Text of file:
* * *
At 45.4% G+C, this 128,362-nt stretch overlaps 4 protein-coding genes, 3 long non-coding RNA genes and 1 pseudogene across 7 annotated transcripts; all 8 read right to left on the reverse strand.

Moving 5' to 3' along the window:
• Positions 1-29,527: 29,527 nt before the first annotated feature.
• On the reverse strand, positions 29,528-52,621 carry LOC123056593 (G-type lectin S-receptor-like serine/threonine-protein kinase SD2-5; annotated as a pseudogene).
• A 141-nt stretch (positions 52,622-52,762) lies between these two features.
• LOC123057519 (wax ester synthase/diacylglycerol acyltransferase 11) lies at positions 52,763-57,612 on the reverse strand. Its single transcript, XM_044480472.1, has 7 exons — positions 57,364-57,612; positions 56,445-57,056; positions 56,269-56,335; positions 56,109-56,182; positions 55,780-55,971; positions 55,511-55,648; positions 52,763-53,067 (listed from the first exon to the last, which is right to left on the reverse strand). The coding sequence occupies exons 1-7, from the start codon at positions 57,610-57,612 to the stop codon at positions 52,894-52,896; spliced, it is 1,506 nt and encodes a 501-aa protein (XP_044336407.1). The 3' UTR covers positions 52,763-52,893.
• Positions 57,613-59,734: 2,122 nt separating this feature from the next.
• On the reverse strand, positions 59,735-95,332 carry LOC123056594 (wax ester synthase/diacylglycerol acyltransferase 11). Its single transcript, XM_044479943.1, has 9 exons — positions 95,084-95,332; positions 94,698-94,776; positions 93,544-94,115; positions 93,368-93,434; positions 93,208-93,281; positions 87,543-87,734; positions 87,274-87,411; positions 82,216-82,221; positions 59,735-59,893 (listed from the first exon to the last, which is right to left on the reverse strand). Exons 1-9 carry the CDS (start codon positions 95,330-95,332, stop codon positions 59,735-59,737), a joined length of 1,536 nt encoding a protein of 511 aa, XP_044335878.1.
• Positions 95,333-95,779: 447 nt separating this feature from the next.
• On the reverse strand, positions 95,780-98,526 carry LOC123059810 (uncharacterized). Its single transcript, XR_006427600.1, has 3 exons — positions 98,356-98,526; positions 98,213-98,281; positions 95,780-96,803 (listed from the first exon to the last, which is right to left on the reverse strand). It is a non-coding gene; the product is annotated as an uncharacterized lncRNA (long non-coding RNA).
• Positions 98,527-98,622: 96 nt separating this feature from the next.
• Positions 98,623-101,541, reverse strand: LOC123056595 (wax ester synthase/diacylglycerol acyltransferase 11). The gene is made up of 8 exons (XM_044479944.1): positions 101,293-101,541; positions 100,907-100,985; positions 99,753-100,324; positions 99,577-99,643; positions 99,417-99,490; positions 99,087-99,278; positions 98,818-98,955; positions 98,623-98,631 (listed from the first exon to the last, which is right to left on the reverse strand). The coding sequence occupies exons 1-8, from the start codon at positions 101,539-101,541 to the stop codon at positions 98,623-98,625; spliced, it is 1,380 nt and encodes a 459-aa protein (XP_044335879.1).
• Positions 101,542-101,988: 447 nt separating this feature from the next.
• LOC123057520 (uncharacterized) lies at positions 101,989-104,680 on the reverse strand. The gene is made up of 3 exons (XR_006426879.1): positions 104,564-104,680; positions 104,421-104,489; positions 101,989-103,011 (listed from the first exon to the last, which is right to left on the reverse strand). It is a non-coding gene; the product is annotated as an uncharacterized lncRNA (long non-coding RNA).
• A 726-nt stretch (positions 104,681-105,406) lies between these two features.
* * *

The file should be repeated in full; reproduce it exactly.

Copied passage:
At 45.4% G+C, this 128,362-nt stretch overlaps 4 protein-coding genes, 3 long non-coding RNA genes and 1 pseudogene across 7 annotated transcripts; all 8 read right to left on the reverse strand.

Moving 5' to 3' along the window:
• Positions 1-29,527: 29,527 nt before the first annotated feature.
• On the reverse strand, positions 29,528-52,621 carry LOC123056593 (G-type lectin S-receptor-like serine/threonine-protein kinase SD2-5; annotated as a pseudogene).
• A 141-nt stretch (positions 52,622-52,762) lies between these two features.
• LOC123057519 (wax ester synthase/diacylglycerol acyltransferase 11) lies at positions 52,763-57,612 on the reverse strand. Its single transcript, XM_044480472.1, has 7 exons — positions 57,364-57,612; positions 56,445-57,056; positions 56,269-56,335; positions 56,109-56,182; positions 55,780-55,971; positions 55,511-55,648; positions 52,763-53,067 (listed from the first exon to the last, which is right to left on the reverse strand). The coding sequence occupies exons 1-7, from the start codon at positions 57,610-57,612 to the stop codon at positions 52,894-52,896; spliced, it is 1,506 nt and encodes a 501-aa protein (XP_044336407.1). The 3' UTR covers positions 52,763-52,893.
• Positions 57,613-59,734: 2,122 nt separating this feature from the next.
• On the reverse strand, positions 59,735-95,332 carry LOC123056594 (wax ester synthase/diacylglycerol acyltransferase 11). Its single transcript, XM_044479943.1, has 9 exons — positions 95,084-95,332; positions 94,698-94,776; positions 93,544-94,115; positions 93,368-93,434; positions 93,208-93,281; positions 87,543-87,734; positions 87,274-87,411; positions 82,216-82,221; positions 59,735-59,893 (listed from the first exon to the last, which is right to left on the reverse strand). Exons 1-9 carry the CDS (start codon positions 95,330-95,332, stop codon positions 59,735-59,737), a joined length of 1,536 nt encoding a protein of 511 aa, XP_044335878.1.
• Positions 95,333-95,779: 447 nt separating this feature from the next.
• On the reverse strand, positions 95,780-98,526 carry LOC123059810 (uncharacterized). Its single transcript, XR_006427600.1, has 3 exons — positions 98,356-98,526; positions 98,213-98,281; positions 95,780-96,803 (listed from the first exon to the last, which is right to left on the reverse strand). It is a non-coding gene; the product is annotated as an uncharacterized lncRNA (long non-coding RNA).
• Positions 98,527-98,622: 96 nt separating this feature from the next.
• Positions 98,623-101,541, reverse strand: LOC123056595 (wax ester synthase/diacylglycerol acyltransferase 11). The gene is made up of 8 exons (XM_044479944.1): positions 101,293-101,541; positions 100,907-100,985; positions 99,753-100,324; positions 99,577-99,643; positions 99,417-99,490; positions 99,087-99,278; positions 98,818-98,955; positions 98,623-98,631 (listed from the first exon to the last, which is right to left on the reverse strand). The coding sequence occupies exons 1-8, from the start codon at positions 101,539-101,541 to the stop codon at positions 98,623-98,625; spliced, it is 1,380 nt and encodes a 459-aa protein (XP_044335879.1).
• Positions 101,542-101,988: 447 nt separating this feature from the next.
• LOC123057520 (uncharacterized) lies at positions 101,989-104,680 on the reverse strand. The gene is made up of 3 exons (XR_006426879.1): positions 104,564-104,680; positions 104,421-104,489; positions 101,989-103,011 (listed from the first exon to the last, which is right to left on the reverse strand). It is a non-coding gene; the product is annotated as an uncharacterized lncRNA (long non-coding RNA).
• A 726-nt stretch (positions 104,681-105,406) lies between these two features.